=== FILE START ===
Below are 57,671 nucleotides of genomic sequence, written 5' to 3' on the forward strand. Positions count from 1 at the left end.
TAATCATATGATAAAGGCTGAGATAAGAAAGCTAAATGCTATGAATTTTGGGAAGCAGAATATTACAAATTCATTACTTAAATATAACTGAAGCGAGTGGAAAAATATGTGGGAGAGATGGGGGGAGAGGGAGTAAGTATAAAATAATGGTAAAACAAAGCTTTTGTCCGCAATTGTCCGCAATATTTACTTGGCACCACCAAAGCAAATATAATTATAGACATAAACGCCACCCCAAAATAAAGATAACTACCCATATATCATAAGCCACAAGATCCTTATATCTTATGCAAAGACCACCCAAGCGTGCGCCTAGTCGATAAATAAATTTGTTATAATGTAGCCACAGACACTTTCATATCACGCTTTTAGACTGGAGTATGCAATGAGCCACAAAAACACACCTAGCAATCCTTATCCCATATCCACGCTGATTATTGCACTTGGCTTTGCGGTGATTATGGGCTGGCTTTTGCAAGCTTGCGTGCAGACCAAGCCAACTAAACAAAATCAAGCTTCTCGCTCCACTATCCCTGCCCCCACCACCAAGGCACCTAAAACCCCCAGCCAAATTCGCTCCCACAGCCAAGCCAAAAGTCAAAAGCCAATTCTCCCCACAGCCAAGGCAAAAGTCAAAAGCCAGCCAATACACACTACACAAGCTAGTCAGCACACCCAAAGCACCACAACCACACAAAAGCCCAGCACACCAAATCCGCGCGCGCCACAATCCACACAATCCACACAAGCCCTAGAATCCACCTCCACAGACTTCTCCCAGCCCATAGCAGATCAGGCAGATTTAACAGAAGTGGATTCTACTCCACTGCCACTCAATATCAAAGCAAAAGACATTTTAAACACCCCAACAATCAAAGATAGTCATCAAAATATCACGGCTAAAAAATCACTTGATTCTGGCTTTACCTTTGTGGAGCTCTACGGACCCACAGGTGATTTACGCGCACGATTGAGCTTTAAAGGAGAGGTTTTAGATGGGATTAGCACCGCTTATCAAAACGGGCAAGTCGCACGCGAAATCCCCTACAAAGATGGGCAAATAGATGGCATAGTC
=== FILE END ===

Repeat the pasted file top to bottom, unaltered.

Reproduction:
Below are 57,671 nucleotides of genomic sequence, written 5' to 3' on the forward strand. Positions count from 1 at the left end.
TAATCATATGATAAAGGCTGAGATAAGAAAGCTAAATGCTATGAATTTTGGGAAGCAGAATATTACAAATTCATTACTTAAATATAACTGAAGCGAGTGGAAAAATATGTGGGAGAGATGGGGGGAGAGGGAGTAAGTATAAAATAATGGTAAAACAAAGCTTTTGTCCGCAATTGTCCGCAATATTTACTTGGCACCACCAAAGCAAATATAATTATAGACATAAACGCCACCCCAAAATAAAGATAACTACCCATATATCATAAGCCACAAGATCCTTATATCTTATGCAAAGACCACCCAAGCGTGCGCCTAGTCGATAAATAAATTTGTTATAATGTAGCCACAGACACTTTCATATCACGCTTTTAGACTGGAGTATGCAATGAGCCACAAAAACACACCTAGCAATCCTTATCCCATATCCACGCTGATTATTGCACTTGGCTTTGCGGTGATTATGGGCTGGCTTTTGCAAGCTTGCGTGCAGACCAAGCCAACTAAACAAAATCAAGCTTCTCGCTCCACTATCCCTGCCCCCACCACCAAGGCACCTAAAACCCCCAGCCAAATTCGCTCCCACAGCCAAGCCAAAAGTCAAAAGCCAATTCTCCCCACAGCCAAGGCAAAAGTCAAAAGCCAGCCAATACACACTACACAAGCTAGTCAGCACACCCAAAGCACCACAACCACACAAAAGCCCAGCACACCAAATCCGCGCGCGCCACAATCCACACAATCCACACAAGCCCTAGAATCCACCTCCACAGACTTCTCCCAGCCCATAGCAGATCAGGCAGATTTAACAGAAGTGGATTCTACTCCACTGCCACTCAATATCAAAGCAAAAGACATTTTAAACACCCCAACAATCAAAGATAGTCATCAAAATATCACGGCTAAAAAATCACTTGATTCTGGCTTTACCTTTGTGGAGCTCTACGGACCCACAGGTGATTTACGCGCACGATTGAGCTTTAAAGGAGAGGTTTTAGATGGGATTAGCACCGCTTATCAAAACGGGCAAGTCGCACGCGAAATCCCCTACAAAGATGGGCAAATAGATGGCATAGTC